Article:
Those aren’t the only offbeat elements, as there’s a wacky and silly sense of distinctive humour that runs throughout the film. The best of which is a running joke where Boy encounters a character with a beard who mumbles. As he can only understand people by lip reading, it leads to the actor spouting gibberish dialogue (“Go Go robot steals the biscuits”) and makes an infiltration plan unintelligible. And then there’s Boy’s inner voice (Skarsgård never vocalises at all) as Benjamin (best known as “Archer” and Bob from “Bob’s Burgers”) says exactly what Boy or the audience are thinking, and also provides video game narration to boot (“Player 2 is … fuckin’ crazy!”). There are even fun little incidental details like Boy describing everything in dictionary definitions because that’s where his education came from.  


If that all sounds a bit silly and childish, that’s because… well, it is really. But it feels refreshing and distinctive alongside the other elements, such as the extreme violence and OTT melodrama. Not many films feature a knuckleduster combined with a handgun, but this does (in a throwaway sequence), as well as the worst/best use of a cheese grater since “Evil Dead Rise”. That’s the sort of invention and energy that runs all the way through and extends into the (many) fight sequences, all of which are frantically choreographed and breathlessly filmed. The camera whirls around the fighters and chases their progress in the style of an HK or Malaysian actioner, with bone-cracking sound FX and plenty of prosthetic gore. Whilst there is some wirework, graphic enhancement, and stunt stand-ins, for the most part, the fighting is pretty fluid. Skarsgård in particular manages the physicality well, especially in later scenes. As does Rothe (who has a black belt in Tae Kwan Do) and it would be interesting to see her in more full-on action roles.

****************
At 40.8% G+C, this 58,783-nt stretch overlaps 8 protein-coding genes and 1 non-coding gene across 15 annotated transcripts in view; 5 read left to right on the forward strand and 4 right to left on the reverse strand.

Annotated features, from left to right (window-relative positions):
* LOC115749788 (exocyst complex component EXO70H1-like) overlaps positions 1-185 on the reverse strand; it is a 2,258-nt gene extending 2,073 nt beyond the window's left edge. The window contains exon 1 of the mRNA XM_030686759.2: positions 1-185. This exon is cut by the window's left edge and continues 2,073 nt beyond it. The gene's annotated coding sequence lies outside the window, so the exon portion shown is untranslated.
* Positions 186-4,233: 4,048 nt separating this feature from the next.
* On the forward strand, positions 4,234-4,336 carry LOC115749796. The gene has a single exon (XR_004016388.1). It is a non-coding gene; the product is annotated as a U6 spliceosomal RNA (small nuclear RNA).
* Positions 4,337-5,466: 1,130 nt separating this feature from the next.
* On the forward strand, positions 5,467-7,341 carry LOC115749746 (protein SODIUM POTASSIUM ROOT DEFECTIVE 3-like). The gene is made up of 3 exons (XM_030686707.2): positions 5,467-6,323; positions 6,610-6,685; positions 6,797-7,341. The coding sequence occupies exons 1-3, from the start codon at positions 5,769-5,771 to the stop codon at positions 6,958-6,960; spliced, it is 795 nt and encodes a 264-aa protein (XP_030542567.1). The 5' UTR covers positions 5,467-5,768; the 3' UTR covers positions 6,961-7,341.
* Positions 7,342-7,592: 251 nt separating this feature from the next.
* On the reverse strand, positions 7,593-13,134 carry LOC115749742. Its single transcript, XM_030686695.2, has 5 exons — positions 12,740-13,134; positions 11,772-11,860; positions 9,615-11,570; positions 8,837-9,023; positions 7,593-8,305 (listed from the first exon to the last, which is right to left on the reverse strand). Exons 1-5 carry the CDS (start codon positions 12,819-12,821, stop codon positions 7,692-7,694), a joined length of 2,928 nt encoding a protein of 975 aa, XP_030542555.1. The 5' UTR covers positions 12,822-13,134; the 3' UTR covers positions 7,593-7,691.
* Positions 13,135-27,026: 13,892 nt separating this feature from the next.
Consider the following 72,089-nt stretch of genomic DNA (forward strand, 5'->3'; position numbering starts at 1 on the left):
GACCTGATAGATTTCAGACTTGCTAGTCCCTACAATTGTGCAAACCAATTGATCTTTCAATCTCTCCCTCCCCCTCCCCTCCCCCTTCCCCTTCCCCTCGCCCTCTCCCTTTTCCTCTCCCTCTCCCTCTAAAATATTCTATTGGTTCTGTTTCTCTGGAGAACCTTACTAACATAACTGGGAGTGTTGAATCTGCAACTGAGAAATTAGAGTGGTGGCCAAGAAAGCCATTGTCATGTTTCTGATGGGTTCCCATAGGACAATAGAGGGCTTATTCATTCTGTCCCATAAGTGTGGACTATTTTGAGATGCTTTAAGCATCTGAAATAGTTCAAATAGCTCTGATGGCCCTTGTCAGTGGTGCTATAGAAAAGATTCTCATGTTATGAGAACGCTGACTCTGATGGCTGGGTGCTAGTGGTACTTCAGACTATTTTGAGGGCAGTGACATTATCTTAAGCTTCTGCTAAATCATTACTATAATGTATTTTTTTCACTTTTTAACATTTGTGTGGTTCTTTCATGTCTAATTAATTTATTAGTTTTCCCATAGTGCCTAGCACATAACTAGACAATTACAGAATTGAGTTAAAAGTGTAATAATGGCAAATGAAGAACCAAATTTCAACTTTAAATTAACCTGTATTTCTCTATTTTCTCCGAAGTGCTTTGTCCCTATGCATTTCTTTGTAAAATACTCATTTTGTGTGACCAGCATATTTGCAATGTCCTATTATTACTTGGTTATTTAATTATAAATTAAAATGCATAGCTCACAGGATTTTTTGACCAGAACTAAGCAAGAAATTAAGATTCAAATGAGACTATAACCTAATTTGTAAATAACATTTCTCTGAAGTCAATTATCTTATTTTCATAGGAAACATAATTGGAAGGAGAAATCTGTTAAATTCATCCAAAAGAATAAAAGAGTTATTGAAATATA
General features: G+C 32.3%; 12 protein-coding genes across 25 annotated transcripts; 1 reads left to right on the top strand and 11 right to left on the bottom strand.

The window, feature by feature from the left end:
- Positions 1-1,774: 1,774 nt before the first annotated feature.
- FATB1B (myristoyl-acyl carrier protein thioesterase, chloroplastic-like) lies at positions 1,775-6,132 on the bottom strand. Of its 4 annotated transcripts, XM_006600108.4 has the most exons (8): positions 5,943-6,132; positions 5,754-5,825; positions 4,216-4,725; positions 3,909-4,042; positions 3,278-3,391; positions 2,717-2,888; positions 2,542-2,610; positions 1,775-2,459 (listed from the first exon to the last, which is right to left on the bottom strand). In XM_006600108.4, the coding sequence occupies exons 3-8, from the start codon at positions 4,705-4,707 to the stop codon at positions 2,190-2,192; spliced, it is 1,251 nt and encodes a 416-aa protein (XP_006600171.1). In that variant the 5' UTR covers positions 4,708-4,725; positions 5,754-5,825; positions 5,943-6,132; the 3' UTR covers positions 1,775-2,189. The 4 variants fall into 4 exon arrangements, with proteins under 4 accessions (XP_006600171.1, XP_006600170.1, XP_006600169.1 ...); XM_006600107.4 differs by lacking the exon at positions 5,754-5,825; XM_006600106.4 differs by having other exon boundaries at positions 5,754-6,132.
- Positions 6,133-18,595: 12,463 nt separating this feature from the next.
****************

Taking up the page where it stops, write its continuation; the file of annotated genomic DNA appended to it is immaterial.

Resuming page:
In terms of acting, although Skarsgård gets off light for script learning, he still brings plenty of expressiveness to the role. Whilst the characters are all pretty thin in narrative and motivational aspects, Janssen somehow manages to swallow massive chunks of the scenery with large gulps, nearly stealing the film despite having minimal screen time and is hugely watchable as an atypically highly-strung villain. Dockery is also needlessly marvellous as the most un-“Downton Abbey” character she has played so far and has a great final scene. It might seem unnecessary to point out the humour and performances in what will probably be considered by most to be a brainless action film, but that’s part of its charm. Yes, it is mostly one long run-through of extended fight sequences with the occasional side-quest, as most of the events in the plot take place in the narrative over only a few hours, and there are inevitably many plot holes. But the offbeat quality of it all, coupled with an urgent sense of energy and invention, is what makes it worthy of recommendation.


Despite the silliness of some of the gags and the irreverent tone, the story takes a pleasingly poignant tone in the latter scenes which touches on the futility of revenge and provides a couple of neat (if not wholly unexpected) twists to the story. It all culminates in a wonderfully brutal final boss battle, which underlines the “video game” motif that runs throughout proceedings and leads into a satisfying ending (and post-credit scene for the more patient members of the audience). As such, it’s something that will likely not work for everyone, especially those who may find the humour a little basic or the running time a little lengthy for the content. It’s also likely to get overlooked in the pre-summer crush of films, alongside stuff like “Fall Guy” and the latest “Planet of the Apes” entry. But give this quirky beat-em-up a chance and you may just be won over. Potentially a cult film that will be revaluated and subject to sequels in later years. Top Boy.

Undoubtedly divisive, but this is probably the best blood-filled fight-fest since “Sisu”. Energetic, inventive, silly, and poignant in turns, it never slows down and engages the senses so that the runtime flashes by. It’s never going to top the box office, but those looking for robust and gory smackdowns with a different beat should really check this out.
bottom of page